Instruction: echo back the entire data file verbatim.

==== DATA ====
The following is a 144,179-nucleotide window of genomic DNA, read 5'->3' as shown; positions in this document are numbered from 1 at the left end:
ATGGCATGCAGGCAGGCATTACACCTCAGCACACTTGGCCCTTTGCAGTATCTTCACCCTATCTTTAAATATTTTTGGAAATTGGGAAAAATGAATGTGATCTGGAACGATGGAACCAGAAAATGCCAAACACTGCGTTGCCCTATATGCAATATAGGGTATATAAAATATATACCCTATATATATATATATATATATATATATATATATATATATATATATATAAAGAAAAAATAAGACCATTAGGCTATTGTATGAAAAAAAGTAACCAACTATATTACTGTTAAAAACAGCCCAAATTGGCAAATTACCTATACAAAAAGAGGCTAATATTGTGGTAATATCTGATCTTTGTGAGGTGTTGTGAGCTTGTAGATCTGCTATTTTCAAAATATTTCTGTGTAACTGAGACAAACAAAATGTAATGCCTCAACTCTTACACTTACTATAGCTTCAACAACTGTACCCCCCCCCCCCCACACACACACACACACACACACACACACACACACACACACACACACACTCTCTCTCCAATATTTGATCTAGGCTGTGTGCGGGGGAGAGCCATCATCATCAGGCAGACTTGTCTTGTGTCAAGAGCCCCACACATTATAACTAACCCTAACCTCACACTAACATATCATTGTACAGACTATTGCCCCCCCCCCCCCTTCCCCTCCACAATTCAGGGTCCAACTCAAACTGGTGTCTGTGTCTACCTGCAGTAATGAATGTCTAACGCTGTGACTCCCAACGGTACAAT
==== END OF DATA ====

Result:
The following is a 144,179-nucleotide window of genomic DNA, read 5'->3' as shown; positions in this document are numbered from 1 at the left end:
ATGGCATGCAGGCAGGCATTACACCTCAGCACACTTGGCCCTTTGCAGTATCTTCACCCTATCTTTAAATATTTTTGGAAATTGGGAAAAATGAATGTGATCTGGAACGATGGAACCAGAAAATGCCAAACACTGCGTTGCCCTATATGCAATATAGGGTATATAAAATATATACCCTATATATATATATATATATATATATATATATATATATATATATATATAAAGAAAAAATAAGACCATTAGGCTATTGTATGAAAAAAAGTAACCAACTATATTACTGTTAAAAACAGCCCAAATTGGCAAATTACCTATACAAAAAGAGGCTAATATTGTGGTAATATCTGATCTTTGTGAGGTGTTGTGAGCTTGTAGATCTGCTATTTTCAAAATATTTCTGTGTAACTGAGACAAACAAAATGTAATGCCTCAACTCTTACACTTACTATAGCTTCAACAACTGTACCCCCCCCCCCCCACACACACACACACACACACACACACACACACACACACACACACACACTCTCTCTCCAATATTTGATCTAGGCTGTGTGCGGGGGAGAGCCATCATCATCAGGCAGACTTGTCTTGTGTCAAGAGCCCCACACATTATAACTAACCCTAACCTCACACTAACATATCATTGTACAGACTATTGCCCCCCCCCCCCCTTCCCCTCCACAATTCAGGGTCCAACTCAAACTGGTGTCTGTGTCTACCTGCAGTAATGAATGTCTAACGCTGTGACTCCCAACGGTACAAT